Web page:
Cor Blimey!

The real singers got insanely jealous of the attention and blabbed to the press. The cat was out of the bag!

And so we get to the center of the shrubbery maze, I needn’t say any more.

Who done it? No-one knows. Some blame backing signer Shaw, some blame manger Frank Farian.

I say bring back the cheekbones and pecs, lez have a reunion!

Posted by Lucy


I recently received tickets to see Will Young. Now Will Young is far from my normal cup of tea, but I appreciate he has a decent voice and is one of the few reality TV stars to have turned his talent into a respectable career rather than be a celebrity-hungry, headline-grabbing flash in the pan.

So as they were complimentary I decided to go with a friend, and it was actually a good night. I went open minded and found he put on a great show at the 02 Shepherd’s Bush Empire, winning over the crowd with a fantastic opening track and playful interactive set. Mr Young bounded round the stage like a big kid performing for his parents but with the sensibility and talent of a true professional.

Packed with upbeat joyous pop, Young’s voice soared throughout the auditorium, pleasing fans as much with his vocals as with his cheeky sharp wit between tracks. He tore through a set packed with classics and newer material, all of which allowed him to show just how strong his vocals are. Supported by a large band the atmosphere of warmth between them flowed from the stage pouring through the audience.

Looking around the gathered mass I saw a very eclectic conglomeration of people, which goes to show how wide reaching his music is and widely diverse his target audience is. All in all I actually had a surprisingly fun night, so all thanks and credit to Mr. Young.

Posted by Steve


Th’welcome th’up north to the wonderful city of Manchester where the weather can be cold but the hearts and our arts never get old. Im going to kick start my first post with a great illustrator and print maker John Powell Jones aka Savwo. I saw the exhibition earlier this month and thought the work was really fun it is reminiscent of early 70’s rock and film posters. Savwo’s work takes on a fresh new approach to this old genre and the hand made feel really comes together to make it a warm personable exhibition. I carried out a small interview here it is below hope you like it Savwo is proper top like.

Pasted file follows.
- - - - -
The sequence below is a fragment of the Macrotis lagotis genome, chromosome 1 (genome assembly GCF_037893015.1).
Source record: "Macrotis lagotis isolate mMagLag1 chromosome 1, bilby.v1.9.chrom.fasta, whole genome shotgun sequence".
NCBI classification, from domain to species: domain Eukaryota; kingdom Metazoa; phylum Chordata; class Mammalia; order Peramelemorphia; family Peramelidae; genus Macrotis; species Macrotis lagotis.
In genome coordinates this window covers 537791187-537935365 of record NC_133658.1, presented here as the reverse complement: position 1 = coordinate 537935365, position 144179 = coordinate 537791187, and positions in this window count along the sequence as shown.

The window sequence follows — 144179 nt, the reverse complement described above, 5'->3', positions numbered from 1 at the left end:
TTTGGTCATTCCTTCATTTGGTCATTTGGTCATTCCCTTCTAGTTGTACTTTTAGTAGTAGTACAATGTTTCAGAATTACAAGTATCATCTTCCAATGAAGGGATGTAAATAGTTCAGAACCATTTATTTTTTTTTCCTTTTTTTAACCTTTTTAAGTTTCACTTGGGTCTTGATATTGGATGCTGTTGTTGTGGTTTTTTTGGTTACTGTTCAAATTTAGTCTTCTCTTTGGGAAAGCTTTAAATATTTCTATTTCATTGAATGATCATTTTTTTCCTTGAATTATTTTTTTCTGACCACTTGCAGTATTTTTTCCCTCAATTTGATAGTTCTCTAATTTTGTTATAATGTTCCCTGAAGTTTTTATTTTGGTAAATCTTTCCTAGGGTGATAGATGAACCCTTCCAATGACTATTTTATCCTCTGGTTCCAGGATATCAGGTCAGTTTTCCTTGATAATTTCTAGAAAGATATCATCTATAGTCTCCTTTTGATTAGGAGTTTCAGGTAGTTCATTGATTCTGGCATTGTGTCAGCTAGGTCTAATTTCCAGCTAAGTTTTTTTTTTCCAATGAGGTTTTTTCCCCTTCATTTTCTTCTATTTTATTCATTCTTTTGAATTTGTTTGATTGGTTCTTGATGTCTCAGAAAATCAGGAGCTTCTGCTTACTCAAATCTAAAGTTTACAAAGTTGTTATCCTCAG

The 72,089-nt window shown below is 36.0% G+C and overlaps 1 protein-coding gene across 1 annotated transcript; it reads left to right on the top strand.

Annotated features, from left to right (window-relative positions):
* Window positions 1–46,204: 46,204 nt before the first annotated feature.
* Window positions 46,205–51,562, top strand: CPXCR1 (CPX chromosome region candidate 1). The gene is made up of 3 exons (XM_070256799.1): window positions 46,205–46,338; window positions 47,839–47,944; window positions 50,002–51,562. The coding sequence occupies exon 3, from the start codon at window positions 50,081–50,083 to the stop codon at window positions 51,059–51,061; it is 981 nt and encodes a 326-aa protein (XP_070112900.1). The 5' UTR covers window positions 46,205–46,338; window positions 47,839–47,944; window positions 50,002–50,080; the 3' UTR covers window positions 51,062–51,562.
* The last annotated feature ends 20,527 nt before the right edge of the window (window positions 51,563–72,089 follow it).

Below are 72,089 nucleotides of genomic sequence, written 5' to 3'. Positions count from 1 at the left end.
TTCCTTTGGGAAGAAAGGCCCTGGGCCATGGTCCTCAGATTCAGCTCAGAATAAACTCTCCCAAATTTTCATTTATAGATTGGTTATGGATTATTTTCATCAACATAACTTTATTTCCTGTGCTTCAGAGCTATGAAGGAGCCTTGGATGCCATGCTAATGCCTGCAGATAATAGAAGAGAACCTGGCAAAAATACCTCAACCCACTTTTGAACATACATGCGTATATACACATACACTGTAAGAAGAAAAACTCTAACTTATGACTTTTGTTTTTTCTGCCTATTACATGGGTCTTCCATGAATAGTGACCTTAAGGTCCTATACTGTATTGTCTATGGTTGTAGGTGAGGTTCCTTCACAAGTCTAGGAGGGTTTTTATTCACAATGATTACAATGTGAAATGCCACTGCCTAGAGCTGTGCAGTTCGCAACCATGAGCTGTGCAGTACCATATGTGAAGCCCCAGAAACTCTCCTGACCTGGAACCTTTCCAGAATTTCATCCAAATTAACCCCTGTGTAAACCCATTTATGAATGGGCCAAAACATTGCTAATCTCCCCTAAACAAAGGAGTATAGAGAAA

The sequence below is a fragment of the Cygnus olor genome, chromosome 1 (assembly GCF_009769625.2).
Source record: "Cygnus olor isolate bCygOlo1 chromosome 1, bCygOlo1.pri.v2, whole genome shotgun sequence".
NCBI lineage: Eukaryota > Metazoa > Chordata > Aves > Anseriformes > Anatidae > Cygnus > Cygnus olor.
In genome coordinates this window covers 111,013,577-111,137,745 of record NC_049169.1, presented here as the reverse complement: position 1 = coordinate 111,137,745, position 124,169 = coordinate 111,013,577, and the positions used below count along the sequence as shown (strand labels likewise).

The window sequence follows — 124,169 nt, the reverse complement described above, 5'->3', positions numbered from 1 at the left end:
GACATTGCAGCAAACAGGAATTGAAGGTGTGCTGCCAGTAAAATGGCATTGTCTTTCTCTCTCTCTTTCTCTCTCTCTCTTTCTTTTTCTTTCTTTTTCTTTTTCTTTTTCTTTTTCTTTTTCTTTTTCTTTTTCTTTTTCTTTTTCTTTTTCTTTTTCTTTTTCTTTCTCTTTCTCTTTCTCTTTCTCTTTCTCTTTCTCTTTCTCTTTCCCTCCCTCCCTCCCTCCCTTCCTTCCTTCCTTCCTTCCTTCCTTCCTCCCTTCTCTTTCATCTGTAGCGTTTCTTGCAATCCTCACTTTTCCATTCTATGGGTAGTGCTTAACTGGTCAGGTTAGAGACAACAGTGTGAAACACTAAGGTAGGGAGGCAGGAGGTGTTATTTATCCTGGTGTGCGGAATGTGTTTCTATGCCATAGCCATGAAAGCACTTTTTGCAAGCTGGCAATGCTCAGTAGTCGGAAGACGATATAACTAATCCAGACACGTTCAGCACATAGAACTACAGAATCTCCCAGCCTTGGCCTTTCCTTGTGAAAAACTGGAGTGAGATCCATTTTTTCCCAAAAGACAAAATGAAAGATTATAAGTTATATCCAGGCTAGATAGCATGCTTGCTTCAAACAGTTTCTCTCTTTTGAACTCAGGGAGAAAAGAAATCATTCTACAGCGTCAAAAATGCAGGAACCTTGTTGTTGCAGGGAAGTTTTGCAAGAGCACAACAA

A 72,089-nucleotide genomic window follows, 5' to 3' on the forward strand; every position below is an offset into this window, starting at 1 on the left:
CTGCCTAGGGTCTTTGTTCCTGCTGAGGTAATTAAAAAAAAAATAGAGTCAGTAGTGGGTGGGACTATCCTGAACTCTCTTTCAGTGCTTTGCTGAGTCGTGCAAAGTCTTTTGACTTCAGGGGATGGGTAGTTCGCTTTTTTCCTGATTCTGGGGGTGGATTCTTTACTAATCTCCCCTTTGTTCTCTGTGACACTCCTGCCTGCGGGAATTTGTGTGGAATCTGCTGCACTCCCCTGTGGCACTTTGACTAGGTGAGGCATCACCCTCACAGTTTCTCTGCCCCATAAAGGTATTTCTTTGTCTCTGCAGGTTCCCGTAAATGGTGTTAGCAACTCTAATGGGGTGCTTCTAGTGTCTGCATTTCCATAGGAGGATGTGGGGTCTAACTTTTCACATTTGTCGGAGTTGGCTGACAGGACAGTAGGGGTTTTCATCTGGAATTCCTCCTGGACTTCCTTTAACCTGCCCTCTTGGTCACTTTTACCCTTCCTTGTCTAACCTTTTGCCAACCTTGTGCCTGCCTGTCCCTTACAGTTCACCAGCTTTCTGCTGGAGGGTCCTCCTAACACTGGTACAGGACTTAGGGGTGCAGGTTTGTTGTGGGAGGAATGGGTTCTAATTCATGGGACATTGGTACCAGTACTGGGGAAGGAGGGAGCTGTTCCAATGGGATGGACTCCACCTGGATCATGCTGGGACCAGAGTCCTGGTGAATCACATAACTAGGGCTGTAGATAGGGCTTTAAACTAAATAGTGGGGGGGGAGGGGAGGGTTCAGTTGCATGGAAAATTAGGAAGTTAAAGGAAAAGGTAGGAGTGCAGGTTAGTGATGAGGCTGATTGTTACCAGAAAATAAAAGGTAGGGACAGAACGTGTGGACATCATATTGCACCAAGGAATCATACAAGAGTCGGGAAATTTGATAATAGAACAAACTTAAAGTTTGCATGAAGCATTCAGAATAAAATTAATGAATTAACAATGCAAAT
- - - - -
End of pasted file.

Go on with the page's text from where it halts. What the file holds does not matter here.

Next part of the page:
1950’s horror comics, for instance E.C (entertainment comics) tales from the crypt) 80’s grind house exploitation and horror movies and the horror genre in general from 19-50 1980. I have an access to a huge supply of horror comics and posters books and horror ephemera.


Its all hand done with brush pens and pencil then hand screen-printed. Everything is created in close parameters from the drawing to the exicution its all done in the same room which is a really organic and intense process.


It gives a much ore personal aesthetic to the work, there’s more control over what what you’re doing from picking the colour to what mark your making on the paper.


Doing the same thing with the same people but with a bigger studio.


It’s the fact that every print has its own character not one is the same, it’s the hand made human imperfections that make it more personable. It’s still repro graphics, but every single print is individual, be it an edition of 2 to 200.


From an early age I had a fascination with macabre from collecting comics to watching the films. I don’t like being scared but love the fascination of what scares us. It’s the same reason people slow down at a car crash, you can’t help but look. I like the visuals and I try and bring a sense of that scared feeling to my work, I think it’s important to remember to never take yourself too seriously, John Carpenter for example is one of the greatest horror directors of all time and his films always have an undercurrent of comedy running through them.

The exhibition is on for the next few weeks at North Tea Power 36 Tib Street, Manchester, M41LA. If you like what you see Savwo’s link is at the bottom here along with North Tea Power. Enjoy

Posted by Nick

Posted in ART